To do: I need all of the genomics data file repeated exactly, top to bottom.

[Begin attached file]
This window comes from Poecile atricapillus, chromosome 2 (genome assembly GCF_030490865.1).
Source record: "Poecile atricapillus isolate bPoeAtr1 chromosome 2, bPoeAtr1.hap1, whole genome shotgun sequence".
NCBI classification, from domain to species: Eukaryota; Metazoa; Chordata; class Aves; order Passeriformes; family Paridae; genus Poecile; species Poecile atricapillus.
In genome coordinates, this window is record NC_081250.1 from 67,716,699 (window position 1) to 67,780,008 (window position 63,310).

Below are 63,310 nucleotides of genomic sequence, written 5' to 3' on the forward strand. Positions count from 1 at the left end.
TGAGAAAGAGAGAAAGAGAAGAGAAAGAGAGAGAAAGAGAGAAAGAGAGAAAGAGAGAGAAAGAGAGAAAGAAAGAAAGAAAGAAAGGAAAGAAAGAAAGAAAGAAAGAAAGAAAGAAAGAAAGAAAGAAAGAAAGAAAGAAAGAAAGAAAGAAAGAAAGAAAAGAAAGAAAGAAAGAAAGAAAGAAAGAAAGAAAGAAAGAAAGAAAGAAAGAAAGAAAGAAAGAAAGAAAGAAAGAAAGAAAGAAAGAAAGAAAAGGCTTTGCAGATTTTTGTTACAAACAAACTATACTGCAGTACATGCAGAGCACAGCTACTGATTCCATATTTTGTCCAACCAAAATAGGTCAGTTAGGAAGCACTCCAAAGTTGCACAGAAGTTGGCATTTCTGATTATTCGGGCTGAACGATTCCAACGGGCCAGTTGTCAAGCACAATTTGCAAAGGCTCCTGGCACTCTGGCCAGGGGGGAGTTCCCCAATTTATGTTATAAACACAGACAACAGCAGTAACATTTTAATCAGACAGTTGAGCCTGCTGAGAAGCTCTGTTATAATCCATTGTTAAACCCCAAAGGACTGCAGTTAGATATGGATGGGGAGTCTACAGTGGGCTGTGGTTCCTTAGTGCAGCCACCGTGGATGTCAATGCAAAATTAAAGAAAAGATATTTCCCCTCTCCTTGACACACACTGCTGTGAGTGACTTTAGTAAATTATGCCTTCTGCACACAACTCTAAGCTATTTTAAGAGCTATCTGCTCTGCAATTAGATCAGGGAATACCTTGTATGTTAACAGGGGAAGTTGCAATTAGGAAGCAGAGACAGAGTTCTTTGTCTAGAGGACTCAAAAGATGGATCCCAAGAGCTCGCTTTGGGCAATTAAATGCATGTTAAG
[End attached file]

This window comes from Poecile atricapillus, chromosome 2 (genome assembly GCF_030490865.1).
Source record: "Poecile atricapillus isolate bPoeAtr1 chromosome 2, bPoeAtr1.hap1, whole genome shotgun sequence".
NCBI classification, from domain to species: Eukaryota; Metazoa; Chordata; class Aves; order Passeriformes; family Paridae; genus Poecile; species Poecile atricapillus.
In genome coordinates, this window is record NC_081250.1 from 67,716,699 (window position 1) to 67,780,008 (window position 63,310).

Below are 63,310 nucleotides of genomic sequence, written 5' to 3' on the forward strand. Positions count from 1 at the left end.
TGAGAAAGAGAGAAAGAGAAGAGAAAGAGAGAGAAAGAGAGAAAGAGAGAAAGAGAGAGAAAGAGAGAAAGAAAGAAAGAAAGAAAGGAAAGAAAGAAAGAAAGAAAGAAAGAAAGAAAGAAAGAAAGAAAGAAAGAAAGAAAGAAAGAAAGAAAGAAAGAAAAGAAAGAAAGAAAGAAAGAAAGAAAGAAAGAAAGAAAGAAAGAAAGAAAGAAAGAAAGAAAGAAAGAAAGAAAGAAAGAAAGAAAGAAAGAAAAGGCTTTGCAGATTTTTGTTACAAACAAACTATACTGCAGTACATGCAGAGCACAGCTACTGATTCCATATTTTGTCCAACCAAAATAGGTCAGTTAGGAAGCACTCCAAAGTTGCACAGAAGTTGGCATTTCTGATTATTCGGGCTGAACGATTCCAACGGGCCAGTTGTCAAGCACAATTTGCAAAGGCTCCTGGCACTCTGGCCAGGGGGGAGTTCCCCAATTTATGTTATAAACACAGACAACAGCAGTAACATTTTAATCAGACAGTTGAGCCTGCTGAGAAGCTCTGTTATAATCCATTGTTAAACCCCAAAGGACTGCAGTTAGATATGGATGGGGAGTCTACAGTGGGCTGTGGTTCCTTAGTGCAGCCACCGTGGATGTCAATGCAAAATTAAAGAAAAGATATTTCCCCTCTCCTTGACACACACTGCTGTGAGTGACTTTAGTAAATTATGCCTTCTGCACACAACTCTAAGCTATTTTAAGAGCTATCTGCTCTGCAATTAGATCAGGGAATACCTTGTATGTTAACAGGGGAAGTTGCAATTAGGAAGCAGAGACAGAGTTCTTTGTCTAGAGGACTCAAAAGATGGATCCCAAGAGCTCGCTTTGGGCAATTAAATGCATGTTAAG